http://www.digitaljournal.com/life/lifestyle/financial-and-social-costs-of-raising-a-newborn-baby-dissected/article/548843

Financial and social costs of raising a newborn baby dissected

Posted May 1, 2019 by Tim Sandle
The financial and social costs of raising a newborn baby in the U.S. are considerable. But how much does it actually cost? Finance site LendEDU has released a survey of 1,000 recent parents, which reveals the likely costs that will be incurred.
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Philippe Huguen, AFP/File
Raising a newborn child is challenging for many new parents. It also draws on time, reorganization of family life, and upon personal expenditure. Many would-be parents are keen to know the general costs of a newborn baby, whether their savings will be enough and to understand the impact on having more children and careers. There will also be concerns with debt piling up, and so on.
To gain a profile of the probable costs involved, the online marketplace for a variety of financial products LendEDU has run a survey. For the survey the views of some 1,000 parents were sought and information relating to the U.S. context analysed. While U.S.-centric, the findings will be of interest globally in terms of the main patterns.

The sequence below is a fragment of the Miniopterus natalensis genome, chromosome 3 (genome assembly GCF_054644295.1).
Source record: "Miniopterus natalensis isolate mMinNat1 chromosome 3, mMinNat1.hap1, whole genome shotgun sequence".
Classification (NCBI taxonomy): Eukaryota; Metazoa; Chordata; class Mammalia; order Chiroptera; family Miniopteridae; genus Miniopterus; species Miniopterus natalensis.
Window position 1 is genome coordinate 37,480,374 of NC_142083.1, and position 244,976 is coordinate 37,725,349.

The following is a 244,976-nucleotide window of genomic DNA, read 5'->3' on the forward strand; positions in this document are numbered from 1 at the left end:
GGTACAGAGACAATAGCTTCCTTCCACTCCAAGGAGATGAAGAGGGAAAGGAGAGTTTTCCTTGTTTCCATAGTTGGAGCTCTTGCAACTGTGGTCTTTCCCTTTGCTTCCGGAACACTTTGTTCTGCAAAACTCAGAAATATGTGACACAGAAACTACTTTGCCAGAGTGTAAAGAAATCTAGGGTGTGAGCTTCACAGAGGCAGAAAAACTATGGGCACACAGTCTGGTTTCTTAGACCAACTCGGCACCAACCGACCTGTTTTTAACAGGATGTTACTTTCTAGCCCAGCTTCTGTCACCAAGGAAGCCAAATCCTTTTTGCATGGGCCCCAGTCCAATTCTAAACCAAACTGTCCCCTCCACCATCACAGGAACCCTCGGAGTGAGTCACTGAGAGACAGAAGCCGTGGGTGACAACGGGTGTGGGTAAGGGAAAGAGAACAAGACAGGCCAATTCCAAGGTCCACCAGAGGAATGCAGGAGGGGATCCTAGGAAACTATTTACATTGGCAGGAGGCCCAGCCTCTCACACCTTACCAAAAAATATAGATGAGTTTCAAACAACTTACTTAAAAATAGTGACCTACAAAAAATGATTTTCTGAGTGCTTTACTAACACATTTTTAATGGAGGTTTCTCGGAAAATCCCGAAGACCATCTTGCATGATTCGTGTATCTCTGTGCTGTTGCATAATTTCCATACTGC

The survey reveals that, on average, the first year cost of a baby was $13,186. This is close to the U.S. Department of Agriculture estimate of $12,000. The additional analysis from the LendEDU study further breaks this figure down by expense category. One finding is where 25 percent of respondents said the first year cost of their child made up "21 to 30 percent" of their annual household income, while a further 13 percent estimated that this comprises "31 to 40 percent" of their household income.
In terms of preparing for a newborn child, the poll finds that 58 percent of respondents began saving in advance to cover the first year costs of their child, while 42 percent did not. Amongst those that saved, the average amount saved for year one was $9,331.
In terms of the impact of child raising costs, 26 percent of respondents stated they are not having anymore children due to the first year costs of the previous child, while 27 percent said they have to wait at least a few years due to the same reasons for expenditure.
In some cases the high expenditure requires people to take out loans. With the survey results, 24 percent of respondents went into debt to cover the costs of the first year, with the average amount of debt due to year one being $6,144. One reason for debt is due to one parent having to give up work. From the survey, 29 percent of respondents indicated that either they, or their partner, had to leave the workforce entirely to raise their baby, while 25 percent said they had to change jobs to increase pay.
Financial issues can place a strain on relationships. With the survey findings, 15 percent of respondents said the financial strain from year one negatively impacted their relationship with their partner. On the other side, a newborn child can help bring people together. With this, and to end the review of the data on a positive note, 37 percent of respondents said that the newborn baby had a positive impact, with the remainder indicating that their relationship remained unaffected.